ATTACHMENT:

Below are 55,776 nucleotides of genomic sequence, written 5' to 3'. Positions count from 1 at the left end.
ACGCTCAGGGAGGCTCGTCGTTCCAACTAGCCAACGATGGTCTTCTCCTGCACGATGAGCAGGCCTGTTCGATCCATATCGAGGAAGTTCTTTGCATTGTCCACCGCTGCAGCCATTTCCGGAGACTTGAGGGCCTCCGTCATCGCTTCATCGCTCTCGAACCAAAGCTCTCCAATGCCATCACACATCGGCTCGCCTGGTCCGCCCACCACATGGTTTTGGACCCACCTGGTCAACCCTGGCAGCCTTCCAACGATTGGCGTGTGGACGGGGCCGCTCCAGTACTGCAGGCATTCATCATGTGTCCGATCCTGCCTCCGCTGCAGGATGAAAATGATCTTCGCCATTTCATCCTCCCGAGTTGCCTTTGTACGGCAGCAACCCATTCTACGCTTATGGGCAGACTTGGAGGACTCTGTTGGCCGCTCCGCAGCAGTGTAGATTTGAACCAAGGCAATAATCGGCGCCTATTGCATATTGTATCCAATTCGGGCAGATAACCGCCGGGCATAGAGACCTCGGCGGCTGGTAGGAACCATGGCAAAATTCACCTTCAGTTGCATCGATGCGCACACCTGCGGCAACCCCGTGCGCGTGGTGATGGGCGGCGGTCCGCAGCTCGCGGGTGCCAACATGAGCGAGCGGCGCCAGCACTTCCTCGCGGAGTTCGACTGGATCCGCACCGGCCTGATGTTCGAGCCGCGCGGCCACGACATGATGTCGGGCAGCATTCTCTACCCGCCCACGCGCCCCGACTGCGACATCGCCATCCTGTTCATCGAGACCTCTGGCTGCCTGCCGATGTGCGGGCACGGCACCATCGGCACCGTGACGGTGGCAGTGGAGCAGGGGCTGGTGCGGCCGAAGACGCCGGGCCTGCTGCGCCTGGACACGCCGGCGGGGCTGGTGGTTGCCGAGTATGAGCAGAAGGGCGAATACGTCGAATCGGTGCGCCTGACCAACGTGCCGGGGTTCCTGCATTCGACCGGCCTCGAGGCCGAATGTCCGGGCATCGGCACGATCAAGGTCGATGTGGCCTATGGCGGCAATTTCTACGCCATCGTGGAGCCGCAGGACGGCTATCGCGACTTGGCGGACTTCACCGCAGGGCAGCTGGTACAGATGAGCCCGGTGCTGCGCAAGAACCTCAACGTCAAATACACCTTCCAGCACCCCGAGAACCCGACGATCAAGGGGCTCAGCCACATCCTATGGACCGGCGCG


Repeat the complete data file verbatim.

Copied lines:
Below are 55,776 nucleotides of genomic sequence, written 5' to 3'. Positions count from 1 at the left end.
ACGCTCAGGGAGGCTCGTCGTTCCAACTAGCCAACGATGGTCTTCTCCTGCACGATGAGCAGGCCTGTTCGATCCATATCGAGGAAGTTCTTTGCATTGTCCACCGCTGCAGCCATTTCCGGAGACTTGAGGGCCTCCGTCATCGCTTCATCGCTCTCGAACCAAAGCTCTCCAATGCCATCACACATCGGCTCGCCTGGTCCGCCCACCACATGGTTTTGGACCCACCTGGTCAACCCTGGCAGCCTTCCAACGATTGGCGTGTGGACGGGGCCGCTCCAGTACTGCAGGCATTCATCATGTGTCCGATCCTGCCTCCGCTGCAGGATGAAAATGATCTTCGCCATTTCATCCTCCCGAGTTGCCTTTGTACGGCAGCAACCCATTCTACGCTTATGGGCAGACTTGGAGGACTCTGTTGGCCGCTCCGCAGCAGTGTAGATTTGAACCAAGGCAATAATCGGCGCCTATTGCATATTGTATCCAATTCGGGCAGATAACCGCCGGGCATAGAGACCTCGGCGGCTGGTAGGAACCATGGCAAAATTCACCTTCAGTTGCATCGATGCGCACACCTGCGGCAACCCCGTGCGCGTGGTGATGGGCGGCGGTCCGCAGCTCGCGGGTGCCAACATGAGCGAGCGGCGCCAGCACTTCCTCGCGGAGTTCGACTGGATCCGCACCGGCCTGATGTTCGAGCCGCGCGGCCACGACATGATGTCGGGCAGCATTCTCTACCCGCCCACGCGCCCCGACTGCGACATCGCCATCCTGTTCATCGAGACCTCTGGCTGCCTGCCGATGTGCGGGCACGGCACCATCGGCACCGTGACGGTGGCAGTGGAGCAGGGGCTGGTGCGGCCGAAGACGCCGGGCCTGCTGCGCCTGGACACGCCGGCGGGGCTGGTGGTTGCCGAGTATGAGCAGAAGGGCGAATACGTCGAATCGGTGCGCCTGACCAACGTGCCGGGGTTCCTGCATTCGACCGGCCTCGAGGCCGAATGTCCGGGCATCGGCACGATCAAGGTCGATGTGGCCTATGGCGGCAATTTCTACGCCATCGTGGAGCCGCAGGACGGCTATCGCGACTTGGCGGACTTCACCGCAGGGCAGCTGGTACAGATGAGCCCGGTGCTGCGCAAGAACCTCAACGTCAAATACACCTTCCAGCACCCCGAGAACCCGACGATCAAGGGGCTCAGCCACATCCTATGGACCGGCGCG